drugs, and 3 of them were exposed to potential drug interactions of moderate
severity.
Out of 592 regular customers using at least one selected drug with a risk for potential
drug interactions, 434 (73.3%) could be interviewed. Of them 69 (15.9%) were
exposed to a potential drug interaction between purchased OTC drug for selfmedication
and their POM. Furthermore, 116 (26.7%) regular customers were
exposed to potential drug interactions within their prescribed drugs and in 28 (6.5%)
multiple (≥ 2) potential drug interactions were found. Out of 434 regular customers
203 (46.8%) were aware of potential drug interactions between their POM and OTC
drugs. Of them 96 (47.3%) were informed by their prescribing physician and 52
(25.6%) by their community pharmacist. Awareness of potential drug interaction was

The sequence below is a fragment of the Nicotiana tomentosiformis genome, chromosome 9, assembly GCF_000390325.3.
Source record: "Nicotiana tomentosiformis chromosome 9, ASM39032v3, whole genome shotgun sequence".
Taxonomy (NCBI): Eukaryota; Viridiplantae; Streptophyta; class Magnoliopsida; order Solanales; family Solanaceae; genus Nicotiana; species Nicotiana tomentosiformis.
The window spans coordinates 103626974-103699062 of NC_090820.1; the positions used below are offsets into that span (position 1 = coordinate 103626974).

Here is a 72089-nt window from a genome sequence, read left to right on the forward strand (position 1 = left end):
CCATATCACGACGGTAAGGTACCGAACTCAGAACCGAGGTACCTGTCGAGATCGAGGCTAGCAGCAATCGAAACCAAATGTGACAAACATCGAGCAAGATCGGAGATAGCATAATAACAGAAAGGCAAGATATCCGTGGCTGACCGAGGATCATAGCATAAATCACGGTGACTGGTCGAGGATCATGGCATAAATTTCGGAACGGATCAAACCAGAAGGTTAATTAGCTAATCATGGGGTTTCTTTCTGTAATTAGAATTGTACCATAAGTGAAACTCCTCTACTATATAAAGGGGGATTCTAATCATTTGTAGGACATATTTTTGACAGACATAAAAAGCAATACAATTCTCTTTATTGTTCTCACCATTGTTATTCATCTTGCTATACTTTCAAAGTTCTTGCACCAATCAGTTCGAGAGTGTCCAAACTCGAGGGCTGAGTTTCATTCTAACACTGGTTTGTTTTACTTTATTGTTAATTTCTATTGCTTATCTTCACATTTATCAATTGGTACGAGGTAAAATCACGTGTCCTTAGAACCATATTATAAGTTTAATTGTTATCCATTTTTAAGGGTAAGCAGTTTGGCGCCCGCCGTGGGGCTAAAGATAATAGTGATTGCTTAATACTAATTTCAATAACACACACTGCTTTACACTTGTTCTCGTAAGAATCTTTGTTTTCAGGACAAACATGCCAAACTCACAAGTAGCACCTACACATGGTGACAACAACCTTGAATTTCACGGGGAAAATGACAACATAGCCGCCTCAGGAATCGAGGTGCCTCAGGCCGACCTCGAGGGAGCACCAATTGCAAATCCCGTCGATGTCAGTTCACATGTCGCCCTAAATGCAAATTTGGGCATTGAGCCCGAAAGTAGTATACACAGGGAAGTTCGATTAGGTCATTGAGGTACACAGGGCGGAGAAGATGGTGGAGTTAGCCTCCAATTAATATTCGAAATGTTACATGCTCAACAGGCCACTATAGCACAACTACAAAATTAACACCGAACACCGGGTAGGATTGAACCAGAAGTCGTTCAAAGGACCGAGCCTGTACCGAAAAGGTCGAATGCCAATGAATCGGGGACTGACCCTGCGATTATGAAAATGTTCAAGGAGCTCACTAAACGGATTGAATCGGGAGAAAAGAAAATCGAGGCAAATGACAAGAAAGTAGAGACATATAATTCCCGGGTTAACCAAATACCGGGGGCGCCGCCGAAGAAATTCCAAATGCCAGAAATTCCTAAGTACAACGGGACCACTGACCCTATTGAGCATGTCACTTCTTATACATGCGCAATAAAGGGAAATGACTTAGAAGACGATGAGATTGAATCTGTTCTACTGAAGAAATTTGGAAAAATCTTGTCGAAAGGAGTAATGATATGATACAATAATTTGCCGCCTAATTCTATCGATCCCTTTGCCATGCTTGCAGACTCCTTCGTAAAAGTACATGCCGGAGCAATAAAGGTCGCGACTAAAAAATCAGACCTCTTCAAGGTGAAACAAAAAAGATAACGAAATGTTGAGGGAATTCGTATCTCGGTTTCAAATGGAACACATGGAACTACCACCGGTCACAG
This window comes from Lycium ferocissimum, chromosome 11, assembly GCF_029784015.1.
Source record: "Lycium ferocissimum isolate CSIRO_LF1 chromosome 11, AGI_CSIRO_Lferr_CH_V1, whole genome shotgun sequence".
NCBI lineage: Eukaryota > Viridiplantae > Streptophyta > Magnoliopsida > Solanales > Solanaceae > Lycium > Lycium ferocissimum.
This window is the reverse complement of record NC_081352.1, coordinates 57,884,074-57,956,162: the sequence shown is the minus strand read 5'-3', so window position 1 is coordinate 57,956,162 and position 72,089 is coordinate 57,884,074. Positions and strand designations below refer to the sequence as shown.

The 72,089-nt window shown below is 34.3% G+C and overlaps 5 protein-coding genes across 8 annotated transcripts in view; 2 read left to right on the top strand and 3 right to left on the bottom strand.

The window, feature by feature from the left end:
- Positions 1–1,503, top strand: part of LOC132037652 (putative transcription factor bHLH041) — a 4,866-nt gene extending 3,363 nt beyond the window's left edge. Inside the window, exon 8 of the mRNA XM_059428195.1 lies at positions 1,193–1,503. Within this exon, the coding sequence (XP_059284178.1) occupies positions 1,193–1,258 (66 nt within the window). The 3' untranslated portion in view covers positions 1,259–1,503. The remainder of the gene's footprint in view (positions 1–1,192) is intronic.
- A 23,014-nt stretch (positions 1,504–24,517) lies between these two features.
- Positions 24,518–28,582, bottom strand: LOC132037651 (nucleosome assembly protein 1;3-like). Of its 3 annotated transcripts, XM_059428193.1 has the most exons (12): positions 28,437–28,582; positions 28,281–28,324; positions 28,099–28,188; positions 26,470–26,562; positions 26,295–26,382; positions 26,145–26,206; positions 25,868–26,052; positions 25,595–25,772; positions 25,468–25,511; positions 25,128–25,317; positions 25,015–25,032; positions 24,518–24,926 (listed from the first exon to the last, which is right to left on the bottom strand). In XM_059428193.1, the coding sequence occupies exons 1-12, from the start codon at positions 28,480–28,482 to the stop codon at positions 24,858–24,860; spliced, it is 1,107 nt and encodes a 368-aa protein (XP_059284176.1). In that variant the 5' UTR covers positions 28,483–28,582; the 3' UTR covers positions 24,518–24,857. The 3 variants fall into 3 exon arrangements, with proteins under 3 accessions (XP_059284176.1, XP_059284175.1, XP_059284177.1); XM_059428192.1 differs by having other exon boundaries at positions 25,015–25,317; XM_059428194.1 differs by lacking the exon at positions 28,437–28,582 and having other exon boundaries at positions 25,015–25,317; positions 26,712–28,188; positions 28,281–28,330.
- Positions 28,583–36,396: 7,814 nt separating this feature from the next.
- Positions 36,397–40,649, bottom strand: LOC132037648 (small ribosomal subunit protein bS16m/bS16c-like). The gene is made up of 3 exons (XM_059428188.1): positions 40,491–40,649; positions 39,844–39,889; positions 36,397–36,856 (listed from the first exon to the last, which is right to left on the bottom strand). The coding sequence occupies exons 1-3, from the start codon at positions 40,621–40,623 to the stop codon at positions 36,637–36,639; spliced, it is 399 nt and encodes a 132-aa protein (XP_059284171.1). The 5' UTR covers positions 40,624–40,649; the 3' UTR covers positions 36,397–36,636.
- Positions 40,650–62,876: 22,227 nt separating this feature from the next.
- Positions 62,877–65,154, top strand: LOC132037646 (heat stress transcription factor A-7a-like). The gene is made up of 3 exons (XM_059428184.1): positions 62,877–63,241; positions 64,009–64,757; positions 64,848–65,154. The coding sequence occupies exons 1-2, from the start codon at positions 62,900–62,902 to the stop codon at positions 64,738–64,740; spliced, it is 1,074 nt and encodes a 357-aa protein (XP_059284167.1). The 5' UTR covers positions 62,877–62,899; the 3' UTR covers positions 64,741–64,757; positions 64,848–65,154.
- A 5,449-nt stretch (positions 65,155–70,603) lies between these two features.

significantly associated with the age of customers and the potential severity of drug
interactions.
Thus, the results of this study support efforts to increase awareness of potential drug
interactions with OTC drugs. Although community pharmacies are adequately
equipped with computerised drug interaction surveillance systems this is often not
applied to self-medication. Vigilance for potential interactions of all drugs, including
those sold over the counter, should be increased.
Project C aimed to analyze the current drug interaction management in Swiss
community pharmacies with a particular focus on electronic systems and to compare
the results with those gathered among German general practitioners in a recent